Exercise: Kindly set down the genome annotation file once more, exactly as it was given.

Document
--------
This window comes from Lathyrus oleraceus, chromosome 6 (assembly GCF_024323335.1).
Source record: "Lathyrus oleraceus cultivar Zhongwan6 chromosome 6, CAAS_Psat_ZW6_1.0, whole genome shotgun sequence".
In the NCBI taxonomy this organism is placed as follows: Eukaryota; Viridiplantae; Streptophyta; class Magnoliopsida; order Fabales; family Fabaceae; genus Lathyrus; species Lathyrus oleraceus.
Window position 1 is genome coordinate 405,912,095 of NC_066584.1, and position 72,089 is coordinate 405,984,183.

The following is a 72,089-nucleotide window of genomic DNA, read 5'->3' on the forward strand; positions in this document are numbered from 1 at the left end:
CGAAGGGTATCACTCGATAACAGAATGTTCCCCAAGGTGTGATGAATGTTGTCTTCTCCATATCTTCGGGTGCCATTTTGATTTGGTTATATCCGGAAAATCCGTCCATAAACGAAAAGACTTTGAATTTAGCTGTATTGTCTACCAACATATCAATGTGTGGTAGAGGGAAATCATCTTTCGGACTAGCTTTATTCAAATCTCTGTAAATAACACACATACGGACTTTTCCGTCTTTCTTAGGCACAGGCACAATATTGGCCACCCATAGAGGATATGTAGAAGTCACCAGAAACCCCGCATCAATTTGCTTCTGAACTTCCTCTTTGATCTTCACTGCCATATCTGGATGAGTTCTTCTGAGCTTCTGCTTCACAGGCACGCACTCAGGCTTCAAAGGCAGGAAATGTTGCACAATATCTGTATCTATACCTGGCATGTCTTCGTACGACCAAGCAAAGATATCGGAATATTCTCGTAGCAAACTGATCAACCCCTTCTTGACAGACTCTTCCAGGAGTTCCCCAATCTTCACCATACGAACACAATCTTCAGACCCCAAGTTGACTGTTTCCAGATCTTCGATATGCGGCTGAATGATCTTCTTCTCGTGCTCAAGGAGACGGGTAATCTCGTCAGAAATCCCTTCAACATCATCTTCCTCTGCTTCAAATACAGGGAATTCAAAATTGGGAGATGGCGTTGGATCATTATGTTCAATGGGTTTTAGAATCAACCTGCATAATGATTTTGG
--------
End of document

This window comes from Lathyrus oleraceus, chromosome 6 (assembly GCF_024323335.1).
Source record: "Lathyrus oleraceus cultivar Zhongwan6 chromosome 6, CAAS_Psat_ZW6_1.0, whole genome shotgun sequence".
In the NCBI taxonomy this organism is placed as follows: Eukaryota; Viridiplantae; Streptophyta; class Magnoliopsida; order Fabales; family Fabaceae; genus Lathyrus; species Lathyrus oleraceus.
Window position 1 is genome coordinate 405,912,095 of NC_066584.1, and position 72,089 is coordinate 405,984,183.

The following is a 72,089-nucleotide window of genomic DNA, read 5'->3' on the forward strand; positions in this document are numbered from 1 at the left end:
CGAAGGGTATCACTCGATAACAGAATGTTCCCCAAGGTGTGATGAATGTTGTCTTCTCCATATCTTCGGGTGCCATTTTGATTTGGTTATATCCGGAAAATCCGTCCATAAACGAAAAGACTTTGAATTTAGCTGTATTGTCTACCAACATATCAATGTGTGGTAGAGGGAAATCATCTTTCGGACTAGCTTTATTCAAATCTCTGTAAATAACACACATACGGACTTTTCCGTCTTTCTTAGGCACAGGCACAATATTGGCCACCCATAGAGGATATGTAGAAGTCACCAGAAACCCCGCATCAATTTGCTTCTGAACTTCCTCTTTGATCTTCACTGCCATATCTGGATGAGTTCTTCTGAGCTTCTGCTTCACAGGCACGCACTCAGGCTTCAAAGGCAGGAAATGTTGCACAATATCTGTATCTATACCTGGCATGTCTTCGTACGACCAAGCAAAGATATCGGAATATTCTCGTAGCAAACTGATCAACCCCTTCTTGACAGACTCTTCCAGGAGTTCCCCAATCTTCACCATACGAACACAATCTTCAGACCCCAAGTTGACTGTTTCCAGATCTTCGATATGCGGCTGAATGATCTTCTTCTCGTGCTCAAGGAGACGGGTAATCTCGTCAGAAATCCCTTCAACATCATCTTCCTCTGCTTCAAATACAGGGAATTCAAAATTGGGAGATGGCGTTGGATCATTATGTTCAATGGGTTTTAGAATCAACCTGCATAATGATTTTGG